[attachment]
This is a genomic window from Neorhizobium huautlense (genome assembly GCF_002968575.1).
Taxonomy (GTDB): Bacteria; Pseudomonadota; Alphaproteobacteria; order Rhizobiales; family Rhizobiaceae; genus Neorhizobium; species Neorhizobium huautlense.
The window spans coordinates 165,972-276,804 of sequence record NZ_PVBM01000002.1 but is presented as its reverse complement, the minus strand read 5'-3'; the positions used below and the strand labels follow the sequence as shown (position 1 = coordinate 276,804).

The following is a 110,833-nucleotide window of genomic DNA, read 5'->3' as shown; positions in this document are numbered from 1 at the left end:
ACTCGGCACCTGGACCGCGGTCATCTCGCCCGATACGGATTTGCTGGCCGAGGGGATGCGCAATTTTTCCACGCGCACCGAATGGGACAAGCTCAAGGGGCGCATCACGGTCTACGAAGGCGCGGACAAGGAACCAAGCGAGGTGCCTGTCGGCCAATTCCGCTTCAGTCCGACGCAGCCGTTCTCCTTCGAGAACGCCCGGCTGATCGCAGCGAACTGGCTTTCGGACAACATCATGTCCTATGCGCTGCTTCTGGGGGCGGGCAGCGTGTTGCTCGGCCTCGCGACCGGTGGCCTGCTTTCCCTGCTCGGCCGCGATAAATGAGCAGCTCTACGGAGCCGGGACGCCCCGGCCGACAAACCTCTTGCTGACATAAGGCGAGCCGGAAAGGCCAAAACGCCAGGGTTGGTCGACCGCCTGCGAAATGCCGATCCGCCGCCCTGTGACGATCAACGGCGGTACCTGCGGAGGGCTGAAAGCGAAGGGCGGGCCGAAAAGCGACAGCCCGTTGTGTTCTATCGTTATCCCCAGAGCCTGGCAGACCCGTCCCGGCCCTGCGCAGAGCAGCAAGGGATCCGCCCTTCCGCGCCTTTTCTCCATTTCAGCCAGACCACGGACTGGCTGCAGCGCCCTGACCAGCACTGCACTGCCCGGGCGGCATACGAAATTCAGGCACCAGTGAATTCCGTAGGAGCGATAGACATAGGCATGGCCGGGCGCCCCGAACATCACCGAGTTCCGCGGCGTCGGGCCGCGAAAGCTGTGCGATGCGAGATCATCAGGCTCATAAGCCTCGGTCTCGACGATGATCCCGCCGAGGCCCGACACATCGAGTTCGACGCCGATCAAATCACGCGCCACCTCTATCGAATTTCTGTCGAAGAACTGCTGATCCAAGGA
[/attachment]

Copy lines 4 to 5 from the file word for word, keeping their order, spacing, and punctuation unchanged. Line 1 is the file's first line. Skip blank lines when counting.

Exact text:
The following is a 110,833-nucleotide window of genomic DNA, read 5'->3' as shown; positions in this document are numbered from 1 at the left end:
ACTCGGCACCTGGACCGCGGTCATCTCGCCCGATACGGATTTGCTGGCCGAGGGGATGCGCAATTTTTCCACGCGCACCGAATGGGACAAGCTCAAGGGGCGCATCACGGTCTACGAAGGCGCGGACAAGGAACCAAGCGAGGTGCCTGTCGGCCAATTCCGCTTCAGTCCGACGCAGCCGTTCTCCTTCGAGAACGCCCGGCTGATCGCAGCGAACTGGCTTTCGGACAACATCATGTCCTATGCGCTGCTTCTGGGGGCGGGCAGCGTGTTGCTCGGCCTCGCGACCGGTGGCCTGCTTTCCCTGCTCGGCCGCGATAAATGAGCAGCTCTACGGAGCCGGGACGCCCCGGCCGACAAACCTCTTGCTGACATAAGGCGAGCCGGAAAGGCCAAAACGCCAGGGTTGGTCGACCGCCTGCGAAATGCCGATCCGCCGCCCTGTGACGATCAACGGCGGTACCTGCGGAGGGCTGAAAGCGAAGGGCGGGCCGAAAAGCGACAGCCCGTTGTGTTCTATCGTTATCCCCAGAGCCTGGCAGACCCGTCCCGGCCCTGCGCAGAGCAGCAAGGGATCCGCCCTTCCGCGCCTTTTCTCCATTTCAGCCAGACCACGGACTGGCTGCAGCGCCCTGACCAGCACTGCACTGCCCGGGCGGCATACGAAATTCAGGCACCAGTGAATTCCGTAGGAGCGATAGACATAGGCATGGCCGGGCGCCCCGAACATCACCGAGTTCCGCGGCGTCGGGCCGCGAAAGCTGTGCGATGCGAGATCATCAGGCTCATAAGCCTCGGTCTCGACGATGATCCCGCCGAGGCCCGACACATCGAGTTCGACGCCGATCAAATCACGCGCCACCTCTATCGAATTTCTGTCGAAGAACTGCTGATCCAAGGA